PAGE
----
When Will Interest Rates Rise?
We believe we are nearing the end of a thirty-year bull market in bonds. Is it reasonable to expect bonds to continue to perform as they have in the past?
One of the most basic concepts about bonds is this: Prices move in the opposite direction of interest rates. And here's an important corollary: The magnitude of the price move depends on the remaining duration-the longer the remaining duration, the more significant the price move.
Rates have stayed low, thanks in large part to the actions and statements of the Fed and Chairman Ben Bernanke. But if the economy gains momentum, interest rates will eventually rise; they have to. And the faster they rise and the higher they go, the farther bond prices will fall (longer-term maturities falling farther than shorter-term maturities).
Fixed income investments will continue to reduce portfolio volatility, but bonds-particularly longer-term bonds-can be expected to produce their own volatility. So it is now more important than ever to manage the volatility of a bond portfolio.
The technical aspects of bond investing are not simple, and an in-depth discussion is beyond the scope and purpose of this Market Commentary. But when investors are selling stocks at a time when corporate profits are hitting record highs, and rushing into bonds when yields are at record lows, we have to scratch our head. Why would investors behave this way? Do they think bonds will continue to perform as they have since 1981? Are they trying to squeeze the last little rallies they can from bonds before the tide goes out? Do they think that medium and long term rates will drop below 1%? Or, have they simply not given it much thought?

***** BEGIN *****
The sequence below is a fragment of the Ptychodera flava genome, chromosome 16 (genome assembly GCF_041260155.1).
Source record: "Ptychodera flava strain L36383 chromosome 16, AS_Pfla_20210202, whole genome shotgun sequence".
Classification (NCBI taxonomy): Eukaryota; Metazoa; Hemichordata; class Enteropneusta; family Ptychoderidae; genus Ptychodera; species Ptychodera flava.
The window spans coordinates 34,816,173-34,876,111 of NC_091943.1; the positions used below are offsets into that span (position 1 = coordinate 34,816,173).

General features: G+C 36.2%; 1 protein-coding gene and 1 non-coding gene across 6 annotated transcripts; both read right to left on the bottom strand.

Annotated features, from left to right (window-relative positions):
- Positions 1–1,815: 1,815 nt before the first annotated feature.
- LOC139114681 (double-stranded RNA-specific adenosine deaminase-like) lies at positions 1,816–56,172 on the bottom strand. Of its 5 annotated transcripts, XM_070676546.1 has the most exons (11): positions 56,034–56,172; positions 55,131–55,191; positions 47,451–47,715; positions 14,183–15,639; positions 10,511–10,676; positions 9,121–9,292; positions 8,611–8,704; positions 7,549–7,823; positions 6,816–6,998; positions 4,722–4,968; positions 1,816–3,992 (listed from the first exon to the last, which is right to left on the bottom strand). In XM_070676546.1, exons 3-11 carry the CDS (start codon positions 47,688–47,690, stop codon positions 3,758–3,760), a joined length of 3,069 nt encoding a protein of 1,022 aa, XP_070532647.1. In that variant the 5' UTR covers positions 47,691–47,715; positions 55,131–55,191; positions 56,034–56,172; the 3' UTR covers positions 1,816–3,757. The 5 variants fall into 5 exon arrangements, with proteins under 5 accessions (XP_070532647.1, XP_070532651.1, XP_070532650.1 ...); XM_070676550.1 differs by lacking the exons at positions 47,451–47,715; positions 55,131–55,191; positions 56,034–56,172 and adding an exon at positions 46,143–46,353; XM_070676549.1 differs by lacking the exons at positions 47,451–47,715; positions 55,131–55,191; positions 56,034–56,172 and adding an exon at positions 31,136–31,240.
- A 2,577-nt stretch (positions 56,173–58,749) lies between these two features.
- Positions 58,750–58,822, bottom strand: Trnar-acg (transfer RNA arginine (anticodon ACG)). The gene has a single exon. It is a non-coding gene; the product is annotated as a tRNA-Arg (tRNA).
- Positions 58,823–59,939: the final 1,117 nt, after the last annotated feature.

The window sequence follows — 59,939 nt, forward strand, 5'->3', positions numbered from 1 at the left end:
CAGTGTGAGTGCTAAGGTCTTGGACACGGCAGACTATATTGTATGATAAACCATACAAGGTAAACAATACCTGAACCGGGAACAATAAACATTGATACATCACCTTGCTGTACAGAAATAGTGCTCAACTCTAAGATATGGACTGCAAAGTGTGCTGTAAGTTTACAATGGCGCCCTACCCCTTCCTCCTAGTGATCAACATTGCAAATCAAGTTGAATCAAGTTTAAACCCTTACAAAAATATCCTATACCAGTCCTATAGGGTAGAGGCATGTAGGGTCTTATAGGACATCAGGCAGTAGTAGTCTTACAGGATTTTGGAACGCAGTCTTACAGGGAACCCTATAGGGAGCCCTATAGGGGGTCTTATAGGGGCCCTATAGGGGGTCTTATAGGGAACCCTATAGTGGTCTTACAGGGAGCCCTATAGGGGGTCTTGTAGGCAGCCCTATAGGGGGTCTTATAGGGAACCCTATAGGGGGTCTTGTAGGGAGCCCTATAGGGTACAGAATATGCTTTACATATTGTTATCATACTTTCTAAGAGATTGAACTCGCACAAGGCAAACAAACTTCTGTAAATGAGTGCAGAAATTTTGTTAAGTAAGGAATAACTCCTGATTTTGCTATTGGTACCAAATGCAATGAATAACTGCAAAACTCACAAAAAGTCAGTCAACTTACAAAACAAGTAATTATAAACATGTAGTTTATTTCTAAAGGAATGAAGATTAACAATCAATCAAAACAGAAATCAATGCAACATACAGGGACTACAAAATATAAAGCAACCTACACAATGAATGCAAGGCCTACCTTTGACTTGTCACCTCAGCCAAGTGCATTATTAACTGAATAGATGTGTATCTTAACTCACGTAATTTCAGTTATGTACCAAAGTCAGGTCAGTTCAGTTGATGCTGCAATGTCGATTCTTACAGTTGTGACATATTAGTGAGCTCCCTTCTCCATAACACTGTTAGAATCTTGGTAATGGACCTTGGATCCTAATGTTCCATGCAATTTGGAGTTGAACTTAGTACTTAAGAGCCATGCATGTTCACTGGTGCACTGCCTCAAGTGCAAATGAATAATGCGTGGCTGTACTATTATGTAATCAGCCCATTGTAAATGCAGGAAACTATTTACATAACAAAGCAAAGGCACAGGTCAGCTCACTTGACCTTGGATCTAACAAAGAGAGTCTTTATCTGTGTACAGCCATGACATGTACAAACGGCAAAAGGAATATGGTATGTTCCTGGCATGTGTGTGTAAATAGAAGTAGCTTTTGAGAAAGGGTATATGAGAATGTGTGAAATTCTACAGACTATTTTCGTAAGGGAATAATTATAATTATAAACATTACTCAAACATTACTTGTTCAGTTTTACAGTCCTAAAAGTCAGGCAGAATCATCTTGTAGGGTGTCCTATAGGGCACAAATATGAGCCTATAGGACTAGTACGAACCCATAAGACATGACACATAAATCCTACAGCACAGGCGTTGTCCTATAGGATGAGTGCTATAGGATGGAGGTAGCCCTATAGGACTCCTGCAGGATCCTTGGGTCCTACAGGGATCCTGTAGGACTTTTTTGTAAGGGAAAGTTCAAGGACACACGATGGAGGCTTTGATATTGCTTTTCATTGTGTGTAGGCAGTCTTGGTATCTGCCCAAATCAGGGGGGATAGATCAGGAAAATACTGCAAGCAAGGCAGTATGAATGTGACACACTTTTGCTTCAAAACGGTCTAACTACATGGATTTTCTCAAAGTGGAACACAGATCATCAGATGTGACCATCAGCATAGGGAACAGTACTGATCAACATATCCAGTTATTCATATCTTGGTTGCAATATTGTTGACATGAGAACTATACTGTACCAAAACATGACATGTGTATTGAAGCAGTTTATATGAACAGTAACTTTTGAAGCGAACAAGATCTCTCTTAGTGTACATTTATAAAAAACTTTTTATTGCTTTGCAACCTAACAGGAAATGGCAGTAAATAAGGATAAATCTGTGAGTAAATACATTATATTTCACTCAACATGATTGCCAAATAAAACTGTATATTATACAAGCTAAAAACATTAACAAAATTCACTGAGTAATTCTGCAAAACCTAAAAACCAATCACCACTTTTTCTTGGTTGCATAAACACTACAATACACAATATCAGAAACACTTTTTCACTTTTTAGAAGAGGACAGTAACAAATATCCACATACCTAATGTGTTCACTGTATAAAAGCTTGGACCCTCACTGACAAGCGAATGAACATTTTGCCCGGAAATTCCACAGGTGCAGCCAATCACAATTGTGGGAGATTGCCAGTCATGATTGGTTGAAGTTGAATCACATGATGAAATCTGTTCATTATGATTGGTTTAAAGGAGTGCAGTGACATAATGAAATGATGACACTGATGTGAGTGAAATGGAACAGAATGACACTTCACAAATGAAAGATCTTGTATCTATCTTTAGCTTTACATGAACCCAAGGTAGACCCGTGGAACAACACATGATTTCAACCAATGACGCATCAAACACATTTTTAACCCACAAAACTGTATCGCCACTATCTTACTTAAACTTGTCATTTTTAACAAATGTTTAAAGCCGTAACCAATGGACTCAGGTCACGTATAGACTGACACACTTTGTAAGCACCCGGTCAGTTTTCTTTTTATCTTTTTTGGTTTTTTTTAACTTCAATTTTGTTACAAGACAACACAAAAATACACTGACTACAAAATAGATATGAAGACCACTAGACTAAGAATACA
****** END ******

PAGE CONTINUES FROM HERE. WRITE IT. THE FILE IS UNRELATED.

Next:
Rear-View Mirror Investing
A possible explanation for irrational behavior is "rear-view mirror investing"-assuming that simply because an asset class has performed well (or poorly) for a long time, it will likely continue to perform pretty much as it has.
Many trends do persist, and some for a very long time. House prices nationally rose every year since World War II, until the bubble burst in 2008. We cannot predict when the 30-year+ bull market in bonds will end, but we are pretty confident that in a mildly reflating world, it will end.
No Need for Despair
To be clear: We are not issuing a sell signal for bonds. Portfolios still need diversification among asset classes, and an appropriate selection of bonds makes sense for virtually everyone. The volatility of an all-equity portfolio is simply too great for most investors.
What we are saying is that the phenomenon we have been observing, in which investors have been selling stocks and buying bonds like there's no tomorrow, is irrational. While we might understand the reasons so many investors are doing this, these reasons are not very sound, and the behavior is likely to cause more harm than good in the next several years. As a result, we continue to counsel our readers to maintain investment discipline.
It's natural to fall back on things that have worked well in the past. Clearly, bonds have had a good long run. But their attractiveness from a forward-looking perspective is fading, compared to stocks. To repeat: Bonds still have a place in portfolios; but with yields where they are, we are cautious.
If it has been awhile since you have reviewed your Investment Policy Statement with your advisor, let us offer a gentle nudge that you put this task on your to-do list this quarter or next. But the clock is ticking. Can you hear it?
Kevin O'Keefe, Managing Member and Chief Investment Officer of First Affirmative Financial Network, LLC, is responsible for due diligence and monitoring of mutual funds and separate account managers.
Market Return Assumptions and Expectations
R. Kevin O'Keefe, CIMA®, AIF® | Chief Investment Officer
Long-time readers may be familiar with my views about the usefulness of market forecasting. Essentially, I consider fortune-tellers to be at least as accurate as stock market pundits, and I apologize to fortune-tellers for the comparison.